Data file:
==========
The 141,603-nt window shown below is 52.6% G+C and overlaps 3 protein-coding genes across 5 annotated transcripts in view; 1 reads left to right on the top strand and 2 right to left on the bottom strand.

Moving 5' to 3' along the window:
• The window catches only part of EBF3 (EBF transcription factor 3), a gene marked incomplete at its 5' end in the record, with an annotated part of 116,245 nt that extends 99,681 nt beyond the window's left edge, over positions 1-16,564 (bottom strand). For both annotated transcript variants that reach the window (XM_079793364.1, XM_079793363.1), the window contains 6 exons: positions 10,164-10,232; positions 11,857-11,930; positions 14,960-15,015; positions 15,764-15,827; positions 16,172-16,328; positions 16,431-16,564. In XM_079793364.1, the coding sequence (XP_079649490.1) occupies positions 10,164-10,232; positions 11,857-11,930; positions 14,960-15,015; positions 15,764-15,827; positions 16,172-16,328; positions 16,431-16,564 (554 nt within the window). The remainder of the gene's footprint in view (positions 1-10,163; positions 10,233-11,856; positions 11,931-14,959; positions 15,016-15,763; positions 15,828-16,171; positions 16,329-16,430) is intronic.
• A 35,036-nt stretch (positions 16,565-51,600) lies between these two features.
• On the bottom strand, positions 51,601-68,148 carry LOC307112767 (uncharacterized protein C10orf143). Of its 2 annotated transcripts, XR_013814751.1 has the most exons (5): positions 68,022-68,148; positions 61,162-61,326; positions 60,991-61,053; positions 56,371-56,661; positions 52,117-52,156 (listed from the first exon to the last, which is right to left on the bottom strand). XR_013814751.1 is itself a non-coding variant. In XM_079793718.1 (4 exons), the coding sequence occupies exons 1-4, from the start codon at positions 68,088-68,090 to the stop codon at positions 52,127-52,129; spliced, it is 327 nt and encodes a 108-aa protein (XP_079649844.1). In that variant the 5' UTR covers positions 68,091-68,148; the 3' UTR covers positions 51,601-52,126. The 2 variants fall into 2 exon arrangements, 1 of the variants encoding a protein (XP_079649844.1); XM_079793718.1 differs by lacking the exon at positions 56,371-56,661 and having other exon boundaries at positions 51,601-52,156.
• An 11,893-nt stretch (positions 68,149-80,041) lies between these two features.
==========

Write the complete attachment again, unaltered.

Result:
The 141,603-nt window shown below is 52.6% G+C and overlaps 3 protein-coding genes across 5 annotated transcripts in view; 1 reads left to right on the top strand and 2 right to left on the bottom strand.

Moving 5' to 3' along the window:
• The window catches only part of EBF3 (EBF transcription factor 3), a gene marked incomplete at its 5' end in the record, with an annotated part of 116,245 nt that extends 99,681 nt beyond the window's left edge, over positions 1-16,564 (bottom strand). For both annotated transcript variants that reach the window (XM_079793364.1, XM_079793363.1), the window contains 6 exons: positions 10,164-10,232; positions 11,857-11,930; positions 14,960-15,015; positions 15,764-15,827; positions 16,172-16,328; positions 16,431-16,564. In XM_079793364.1, the coding sequence (XP_079649490.1) occupies positions 10,164-10,232; positions 11,857-11,930; positions 14,960-15,015; positions 15,764-15,827; positions 16,172-16,328; positions 16,431-16,564 (554 nt within the window). The remainder of the gene's footprint in view (positions 1-10,163; positions 10,233-11,856; positions 11,931-14,959; positions 15,016-15,763; positions 15,828-16,171; positions 16,329-16,430) is intronic.
• A 35,036-nt stretch (positions 16,565-51,600) lies between these two features.
• On the bottom strand, positions 51,601-68,148 carry LOC307112767 (uncharacterized protein C10orf143). Of its 2 annotated transcripts, XR_013814751.1 has the most exons (5): positions 68,022-68,148; positions 61,162-61,326; positions 60,991-61,053; positions 56,371-56,661; positions 52,117-52,156 (listed from the first exon to the last, which is right to left on the bottom strand). XR_013814751.1 is itself a non-coding variant. In XM_079793718.1 (4 exons), the coding sequence occupies exons 1-4, from the start codon at positions 68,088-68,090 to the stop codon at positions 52,127-52,129; spliced, it is 327 nt and encodes a 108-aa protein (XP_079649844.1). In that variant the 5' UTR covers positions 68,091-68,148; the 3' UTR covers positions 51,601-52,126. The 2 variants fall into 2 exon arrangements, 1 of the variants encoding a protein (XP_079649844.1); XM_079793718.1 differs by lacking the exon at positions 56,371-56,661 and having other exon boundaries at positions 51,601-52,156.
• An 11,893-nt stretch (positions 68,149-80,041) lies between these two features.